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No one ever said that politicians have to smart. Just look around our current political climate and it won't take long to figure out that not all policymakers - on the state and federal level - are the sharpest tools in the shed.

And this is no truer than in the case of a Texas lawmaker - and adamant anti-vaxxer - who recently made one of the dumbest, and we mean dumbest comments we've ever heard about vaccinating the nation's children.

Bill Zedler, a state representative from the "Lone Star State," thinks that vaccinations shouldn't be mandatory because of "antibiotics." But maybe Zedler is on to something, maybe we have a misunderstanding of the properties of antibiotics and vaccines.

Probably not.

via YouTube

Here is what Zedler recently had to say about mandatory vaccines:

“They want to say people are dying of measles. Yeah, in third-world countries they’re dying of measles,” Zedler said in remarks obtained by the Texas Observer. “Today, with antibiotics and that kind of stuff, they’re not dying in America.” Zedler says he’s adamantly in favor of “freedom of conscience” and against mandatory vaccination. “This is not the Soviet Union, you know.”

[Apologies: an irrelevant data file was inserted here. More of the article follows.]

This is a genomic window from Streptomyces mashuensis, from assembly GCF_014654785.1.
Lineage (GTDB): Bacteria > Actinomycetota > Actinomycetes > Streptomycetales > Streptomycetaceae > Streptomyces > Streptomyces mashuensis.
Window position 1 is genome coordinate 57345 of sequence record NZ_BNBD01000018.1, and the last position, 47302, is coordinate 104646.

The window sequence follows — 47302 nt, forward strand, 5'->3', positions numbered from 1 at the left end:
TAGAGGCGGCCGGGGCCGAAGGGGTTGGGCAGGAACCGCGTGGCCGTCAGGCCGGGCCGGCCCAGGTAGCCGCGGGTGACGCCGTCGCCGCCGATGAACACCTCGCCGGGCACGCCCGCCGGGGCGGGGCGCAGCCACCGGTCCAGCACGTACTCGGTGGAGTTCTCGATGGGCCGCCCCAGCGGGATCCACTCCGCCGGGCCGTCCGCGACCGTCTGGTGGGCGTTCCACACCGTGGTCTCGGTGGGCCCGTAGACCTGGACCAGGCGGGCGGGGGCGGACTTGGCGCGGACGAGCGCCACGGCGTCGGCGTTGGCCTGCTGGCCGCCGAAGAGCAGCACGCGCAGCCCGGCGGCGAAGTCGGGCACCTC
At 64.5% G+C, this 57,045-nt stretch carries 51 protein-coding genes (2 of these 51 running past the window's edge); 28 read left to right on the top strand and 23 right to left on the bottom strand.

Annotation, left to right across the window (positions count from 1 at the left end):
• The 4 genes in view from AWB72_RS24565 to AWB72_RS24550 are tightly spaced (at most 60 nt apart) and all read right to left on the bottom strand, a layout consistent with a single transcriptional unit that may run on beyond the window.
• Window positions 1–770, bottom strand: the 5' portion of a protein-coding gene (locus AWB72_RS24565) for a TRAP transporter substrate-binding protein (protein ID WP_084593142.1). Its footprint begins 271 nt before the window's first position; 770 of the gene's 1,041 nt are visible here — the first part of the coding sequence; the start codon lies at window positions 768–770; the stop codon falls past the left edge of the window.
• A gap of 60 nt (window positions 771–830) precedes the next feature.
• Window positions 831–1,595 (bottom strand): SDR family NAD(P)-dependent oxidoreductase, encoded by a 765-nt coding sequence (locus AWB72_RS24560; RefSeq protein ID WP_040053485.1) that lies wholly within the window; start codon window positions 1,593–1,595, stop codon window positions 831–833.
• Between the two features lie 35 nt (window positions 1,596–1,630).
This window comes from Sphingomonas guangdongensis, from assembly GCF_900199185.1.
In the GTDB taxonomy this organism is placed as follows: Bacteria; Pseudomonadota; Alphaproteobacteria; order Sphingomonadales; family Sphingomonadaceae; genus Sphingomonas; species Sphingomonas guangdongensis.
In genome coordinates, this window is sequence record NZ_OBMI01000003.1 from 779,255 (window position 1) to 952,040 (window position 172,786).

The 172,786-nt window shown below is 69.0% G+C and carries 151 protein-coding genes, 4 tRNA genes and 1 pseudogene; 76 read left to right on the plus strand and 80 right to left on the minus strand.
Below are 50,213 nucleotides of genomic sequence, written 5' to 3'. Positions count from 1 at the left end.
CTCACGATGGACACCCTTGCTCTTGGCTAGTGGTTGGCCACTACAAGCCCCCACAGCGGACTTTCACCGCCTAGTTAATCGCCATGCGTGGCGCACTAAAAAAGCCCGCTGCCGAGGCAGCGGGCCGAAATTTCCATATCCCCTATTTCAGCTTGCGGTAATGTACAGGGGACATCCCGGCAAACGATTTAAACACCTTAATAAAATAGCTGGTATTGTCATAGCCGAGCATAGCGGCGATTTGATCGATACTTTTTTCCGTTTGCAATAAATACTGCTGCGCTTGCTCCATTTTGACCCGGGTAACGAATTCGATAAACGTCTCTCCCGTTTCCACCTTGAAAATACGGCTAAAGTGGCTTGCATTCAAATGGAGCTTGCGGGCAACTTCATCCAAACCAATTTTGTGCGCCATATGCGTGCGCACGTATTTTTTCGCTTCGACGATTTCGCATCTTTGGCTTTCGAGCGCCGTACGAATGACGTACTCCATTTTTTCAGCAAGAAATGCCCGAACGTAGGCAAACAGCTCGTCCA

Zedler made his ridiculous statements when he came out in support of a bill in the Texas state house that would ban the state's health department from tracking vaccine exemptions.

The introduction of this bill comes in the middle of one of the nation's biggest measles outbreaks since the virus was believed to have been irradicated in 2000. But that's no longer the case due to people like Zedler who are so ill-informed, so immune to facts that they actually believe that antibiotics - which fight bacteria - can actually fight viruses like the measles.

Zedler's comments aren't going unchecked, as one of the state's top vaccination researchers noted in the same Texas Observer article.

"This is the modus operandi for anti-vaxxers in Texas: to promote exemptions, obfuscate and minimize transparency," said Peter Hotez, dean for the National School for Tropical Medicine at Baylor Medical School. "To do this in the middle of a measles outbreak in Texas is especially unconscionable."

According to the Centers for Disease Control and Prevention, there have been 127 confirmed cases of the measles in the United States so far in 2019, with eight of those cases coming from Zedler's home state of Texas. Most of these cases have been attributed to the growing number of vaccination exemptions, which according to the Texas Department of State Health Services, the number of those exemptions has climbed from 2,300 in 2003 to nearly 53,000 in 2017.

Let's hope that the people behind those 53,000 exemptions have a better understanding of medicine than Zedler, but chances are...they don't.

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